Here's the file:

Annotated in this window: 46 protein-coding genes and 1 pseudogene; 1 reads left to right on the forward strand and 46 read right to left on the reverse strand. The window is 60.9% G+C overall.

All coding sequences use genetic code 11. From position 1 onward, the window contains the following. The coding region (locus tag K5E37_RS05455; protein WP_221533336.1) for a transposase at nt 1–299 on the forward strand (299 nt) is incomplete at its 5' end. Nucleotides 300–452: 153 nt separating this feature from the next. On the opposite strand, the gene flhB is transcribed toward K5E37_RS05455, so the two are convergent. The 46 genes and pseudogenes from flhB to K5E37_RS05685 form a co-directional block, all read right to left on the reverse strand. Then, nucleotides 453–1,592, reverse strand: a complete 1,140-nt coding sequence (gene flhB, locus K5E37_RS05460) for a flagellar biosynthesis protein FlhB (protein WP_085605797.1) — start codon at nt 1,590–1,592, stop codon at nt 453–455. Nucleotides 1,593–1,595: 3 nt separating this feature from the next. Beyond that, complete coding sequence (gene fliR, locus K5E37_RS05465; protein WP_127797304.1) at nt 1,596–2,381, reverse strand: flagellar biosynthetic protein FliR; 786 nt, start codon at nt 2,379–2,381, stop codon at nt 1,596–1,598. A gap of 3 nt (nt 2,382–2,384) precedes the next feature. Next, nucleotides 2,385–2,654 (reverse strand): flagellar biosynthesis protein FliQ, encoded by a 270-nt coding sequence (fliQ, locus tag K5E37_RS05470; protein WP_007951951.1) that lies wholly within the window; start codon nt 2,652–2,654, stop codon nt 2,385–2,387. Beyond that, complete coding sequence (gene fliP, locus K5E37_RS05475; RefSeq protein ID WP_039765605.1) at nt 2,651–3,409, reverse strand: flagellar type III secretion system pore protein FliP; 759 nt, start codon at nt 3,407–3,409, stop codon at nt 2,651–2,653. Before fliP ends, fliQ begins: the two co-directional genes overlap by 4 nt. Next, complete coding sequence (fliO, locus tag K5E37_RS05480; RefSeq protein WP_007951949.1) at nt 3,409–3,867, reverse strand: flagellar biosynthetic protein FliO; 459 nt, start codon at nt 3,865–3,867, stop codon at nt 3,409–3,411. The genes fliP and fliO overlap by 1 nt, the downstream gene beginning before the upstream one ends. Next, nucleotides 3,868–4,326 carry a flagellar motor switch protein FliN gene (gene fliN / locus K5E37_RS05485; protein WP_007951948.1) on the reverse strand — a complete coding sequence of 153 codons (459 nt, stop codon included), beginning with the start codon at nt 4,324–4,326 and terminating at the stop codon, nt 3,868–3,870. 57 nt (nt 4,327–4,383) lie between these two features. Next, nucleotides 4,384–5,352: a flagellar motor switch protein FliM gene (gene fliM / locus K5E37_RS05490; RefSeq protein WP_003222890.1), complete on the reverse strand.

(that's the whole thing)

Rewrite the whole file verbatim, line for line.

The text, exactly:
Annotated in this window: 46 protein-coding genes and 1 pseudogene; 1 reads left to right on the forward strand and 46 read right to left on the reverse strand. The window is 60.9% G+C overall.

All coding sequences use genetic code 11. From position 1 onward, the window contains the following. The coding region (locus tag K5E37_RS05455; protein WP_221533336.1) for a transposase at nt 1–299 on the forward strand (299 nt) is incomplete at its 5' end. Nucleotides 300–452: 153 nt separating this feature from the next. On the opposite strand, the gene flhB is transcribed toward K5E37_RS05455, so the two are convergent. The 46 genes and pseudogenes from flhB to K5E37_RS05685 form a co-directional block, all read right to left on the reverse strand. Then, nucleotides 453–1,592, reverse strand: a complete 1,140-nt coding sequence (gene flhB, locus K5E37_RS05460) for a flagellar biosynthesis protein FlhB (protein WP_085605797.1) — start codon at nt 1,590–1,592, stop codon at nt 453–455. Nucleotides 1,593–1,595: 3 nt separating this feature from the next. Beyond that, complete coding sequence (gene fliR, locus K5E37_RS05465; protein WP_127797304.1) at nt 1,596–2,381, reverse strand: flagellar biosynthetic protein FliR; 786 nt, start codon at nt 2,379–2,381, stop codon at nt 1,596–1,598. A gap of 3 nt (nt 2,382–2,384) precedes the next feature. Next, nucleotides 2,385–2,654 (reverse strand): flagellar biosynthesis protein FliQ, encoded by a 270-nt coding sequence (fliQ, locus tag K5E37_RS05470; protein WP_007951951.1) that lies wholly within the window; start codon nt 2,652–2,654, stop codon nt 2,385–2,387. Beyond that, complete coding sequence (gene fliP, locus K5E37_RS05475; RefSeq protein ID WP_039765605.1) at nt 2,651–3,409, reverse strand: flagellar type III secretion system pore protein FliP; 759 nt, start codon at nt 3,407–3,409, stop codon at nt 2,651–2,653. Before fliP ends, fliQ begins: the two co-directional genes overlap by 4 nt. Next, complete coding sequence (fliO, locus tag K5E37_RS05480; RefSeq protein WP_007951949.1) at nt 3,409–3,867, reverse strand: flagellar biosynthetic protein FliO; 459 nt, start codon at nt 3,865–3,867, stop codon at nt 3,409–3,411. The genes fliP and fliO overlap by 1 nt, the downstream gene beginning before the upstream one ends. Next, nucleotides 3,868–4,326 carry a flagellar motor switch protein FliN gene (gene fliN / locus K5E37_RS05485; protein WP_007951948.1) on the reverse strand — a complete coding sequence of 153 codons (459 nt, stop codon included), beginning with the start codon at nt 4,324–4,326 and terminating at the stop codon, nt 3,868–3,870. 57 nt (nt 4,327–4,383) lie between these two features. Next, nucleotides 4,384–5,352: a flagellar motor switch protein FliM gene (gene fliM / locus K5E37_RS05490; RefSeq protein WP_003222890.1), complete on the reverse strand.